I use a 4-Layer PCB with the following layer stack from top to bottom: SIG-GND-PWR-SIG.

Now, as long as I route everything on the top signal layer, the HF signals have the GND reference plane underneath it for the return currents (and the fields are contained), but what happen with the return currents and especially with the fields (that contain the energy) when I switch with a trace from the top to the bottom layer? Since the currents will follow the trace path as good as possible they will probably search for the nearest via to the GND plane and follow there the trace path? But there is the PWR plane in between, so the fields do not really couple to the GND plane. Will the return currents just spread all over the GND plane?

So what happen with the return currents and the fields when I route signals at the bottom layer in a 4-Layer stack?

  • 1
    \$\begingroup\$ Oh no. Henry Ott's website was taken down. I guess because it's been a few years since he retired. Look for his articles about changing reference planes elsewhere. \$\endgroup\$
    – DKNguyen
    Mar 17, 2022 at 13:27
  • 1
    \$\begingroup\$ Here is a remnant: frontdoor.biz/HowToPCB/HowToPCB-extra/PCBStackups(Ott).pdf \$\endgroup\$
    – DKNguyen
    Mar 17, 2022 at 13:28
  • 1
    \$\begingroup\$ @DKNguyen - Hi, "I guess because it's been a few years since he retired." FYI I learned recently that Henry Ott died last year :-( See here. \$\endgroup\$
    – SamGibson
    Mar 17, 2022 at 14:12
  • 2
    \$\begingroup\$ @DKNguyen - Exactly :-( Thankfully his book is available for future generations of engineers. And, at least for the moment, some (most?) of his website is available at the Internet Archive here. \$\endgroup\$
    – SamGibson
    Mar 17, 2022 at 14:23
  • 2
    \$\begingroup\$ @SamGibson Thanks for the Wayback link, I too was dismayed when his site was taken down. \$\endgroup\$
    – Aaron
    Mar 17, 2022 at 14:31

2 Answers 2


If you have good decoupling between the power plane and the GND plane, the impedance between the two will be very low at high frequencies.

Your HF signal wont know the difference between the GND and the power plane.


This image shows a great representation of what happens to the return current when you switch layers:


When the source current goes through a VIA and there is no longer a low inductance path for the return current to follow, it will follow the source current along the bottom of the plane to the VIA, and transfer to the top of that same plane along plane's side edge (due to the skin effect).

From there, it must find a path to couple to the new reference plane for the top signal layer. When the return current reaches the top of the bottom plane, it will expand radially until it finds a low inductance path to couple to the new reference plane.

In your case, your top and bottom reference planes are a different potential and must be coupled capacitively. Fortunately, this is already the case typically as good capacitive coupling is also a goal for proper power delivery throughout the PCB. There is also embedded capacitance throughout the PCB between the two planes (they form a large capacitor). As the return current expands outward, it will couple through the embedded capacitance, and nearby capacitors. For this reason, it is recommended to place stitching capacitors near the transition VIA to provide a nearby capacitive path for the return current. However, a VIA connection is never perfect and will have some inductance that makes it ineffective at higher frequencies. Because of this, it is not a perfect solution, though placing several stitching capacitors should improve the issue.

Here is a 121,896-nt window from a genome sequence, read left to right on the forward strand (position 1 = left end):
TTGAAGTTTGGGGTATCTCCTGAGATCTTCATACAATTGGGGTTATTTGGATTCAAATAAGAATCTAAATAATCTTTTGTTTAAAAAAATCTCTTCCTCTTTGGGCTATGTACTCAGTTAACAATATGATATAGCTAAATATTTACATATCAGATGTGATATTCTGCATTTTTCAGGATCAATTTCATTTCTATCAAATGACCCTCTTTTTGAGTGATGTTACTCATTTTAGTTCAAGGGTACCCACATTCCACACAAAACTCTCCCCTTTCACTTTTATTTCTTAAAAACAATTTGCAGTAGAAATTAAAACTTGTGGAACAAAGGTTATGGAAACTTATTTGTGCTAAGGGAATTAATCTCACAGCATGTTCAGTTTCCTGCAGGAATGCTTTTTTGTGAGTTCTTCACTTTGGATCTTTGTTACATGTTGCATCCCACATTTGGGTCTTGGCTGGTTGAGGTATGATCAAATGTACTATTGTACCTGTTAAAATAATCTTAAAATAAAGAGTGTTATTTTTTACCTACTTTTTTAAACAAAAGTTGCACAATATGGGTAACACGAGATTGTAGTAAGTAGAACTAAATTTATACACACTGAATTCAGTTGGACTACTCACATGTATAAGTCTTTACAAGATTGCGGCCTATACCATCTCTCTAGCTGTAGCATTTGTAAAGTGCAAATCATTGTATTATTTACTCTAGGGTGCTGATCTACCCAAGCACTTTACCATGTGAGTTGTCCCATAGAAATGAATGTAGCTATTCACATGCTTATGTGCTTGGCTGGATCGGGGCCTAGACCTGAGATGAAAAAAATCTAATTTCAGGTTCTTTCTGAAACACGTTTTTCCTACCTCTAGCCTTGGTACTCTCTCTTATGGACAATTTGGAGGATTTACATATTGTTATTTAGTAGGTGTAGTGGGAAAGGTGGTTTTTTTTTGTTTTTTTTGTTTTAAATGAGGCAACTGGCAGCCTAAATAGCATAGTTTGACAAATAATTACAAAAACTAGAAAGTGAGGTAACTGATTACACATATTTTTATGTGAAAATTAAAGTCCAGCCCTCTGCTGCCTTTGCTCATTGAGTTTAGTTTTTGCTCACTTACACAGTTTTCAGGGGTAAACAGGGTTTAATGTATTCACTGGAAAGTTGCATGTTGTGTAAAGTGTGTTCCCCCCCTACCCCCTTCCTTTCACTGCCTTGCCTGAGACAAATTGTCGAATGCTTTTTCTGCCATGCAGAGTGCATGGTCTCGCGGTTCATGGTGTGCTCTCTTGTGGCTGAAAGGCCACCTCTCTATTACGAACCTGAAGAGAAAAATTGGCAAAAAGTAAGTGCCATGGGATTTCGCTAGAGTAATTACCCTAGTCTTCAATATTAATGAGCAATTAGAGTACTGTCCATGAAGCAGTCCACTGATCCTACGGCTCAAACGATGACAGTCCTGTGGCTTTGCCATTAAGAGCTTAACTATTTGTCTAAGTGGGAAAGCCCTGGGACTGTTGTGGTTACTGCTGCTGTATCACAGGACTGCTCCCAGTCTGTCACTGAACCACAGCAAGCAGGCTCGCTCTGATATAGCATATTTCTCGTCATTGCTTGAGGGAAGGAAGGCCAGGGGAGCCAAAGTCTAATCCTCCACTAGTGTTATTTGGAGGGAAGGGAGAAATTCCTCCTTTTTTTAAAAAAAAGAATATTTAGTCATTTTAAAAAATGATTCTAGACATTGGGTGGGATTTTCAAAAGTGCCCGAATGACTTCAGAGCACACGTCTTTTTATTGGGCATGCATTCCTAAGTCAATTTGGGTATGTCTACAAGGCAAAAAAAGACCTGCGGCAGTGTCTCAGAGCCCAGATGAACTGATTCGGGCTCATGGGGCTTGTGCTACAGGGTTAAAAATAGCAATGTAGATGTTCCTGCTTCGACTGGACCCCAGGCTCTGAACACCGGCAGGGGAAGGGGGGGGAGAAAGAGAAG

In the case where the reference planes are both the same potential (usually both GND, or the same power plane), VIAs can be used to provide a direct copper path. These should be placed near the transition VIA, and in general two planes of the same net should have an array of stitching VIAs throughout.

Once the current gets to the top reference plane, it must then get to the topside of that plane. To do this, it must travel along the board edge again, in which case it will do so along the edge of a VIA (stitching VIAs, signal transition VIA, etc.)

In general, neither solution is perfect. Any layer transition will represent notable change in characteristic impedance, resulting in emissions of HF energy. This can cause issues in your own circuit (poor signal quality in the relevant signal, coupling to nearby signals), as well as nearby signals (failing radiated emissions compliance tests). You need to consider how much HF energy your signal has, and if this must be accounted for.

I'd consider the following:

  1. Can some of that HF content be removed? Slower slew rate, slower data rate, filtering, etc.
  2. Can it be routed on a single layer, with a consistent transmission line?
  3. If it needs to change layers, can it be done with the same reference plane (Such as a SGS - SPS 6 layer board, transitioning about the GND plane)
  4. If it needs to change layers, can it be done with the same reference plane (Such as a SGx - xGS 6 layer board), using stitching VIAs?
  5. If it needs to change layers, ensure there are stitching capacitors nearby with low inductance connections.

Your Answer

By clicking “Post Your Answer”, you agree to our terms of service and acknowledge that you have read and understand our privacy policy and code of conduct.

Not the answer you're looking for? Browse other questions tagged or ask your own question.